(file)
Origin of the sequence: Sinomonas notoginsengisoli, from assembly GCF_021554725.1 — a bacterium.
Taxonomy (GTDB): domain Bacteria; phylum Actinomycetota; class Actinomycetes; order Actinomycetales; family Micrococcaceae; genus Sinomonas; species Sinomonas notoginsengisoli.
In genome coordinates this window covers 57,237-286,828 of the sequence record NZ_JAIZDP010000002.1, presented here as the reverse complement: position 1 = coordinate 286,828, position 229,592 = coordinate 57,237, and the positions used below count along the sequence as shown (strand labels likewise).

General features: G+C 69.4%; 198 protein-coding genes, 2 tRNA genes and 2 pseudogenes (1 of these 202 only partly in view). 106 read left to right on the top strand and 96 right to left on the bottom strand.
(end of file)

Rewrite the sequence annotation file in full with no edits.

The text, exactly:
Origin of the sequence: Sinomonas notoginsengisoli, from assembly GCF_021554725.1 — a bacterium.
Taxonomy (GTDB): domain Bacteria; phylum Actinomycetota; class Actinomycetes; order Actinomycetales; family Micrococcaceae; genus Sinomonas; species Sinomonas notoginsengisoli.
In genome coordinates this window covers 57,237-286,828 of the sequence record NZ_JAIZDP010000002.1, presented here as the reverse complement: position 1 = coordinate 286,828, position 229,592 = coordinate 57,237, and the positions used below count along the sequence as shown (strand labels likewise).

General features: G+C 69.4%; 198 protein-coding genes, 2 tRNA genes and 2 pseudogenes (1 of these 202 only partly in view). 106 read left to right on the top strand and 96 right to left on the bottom strand.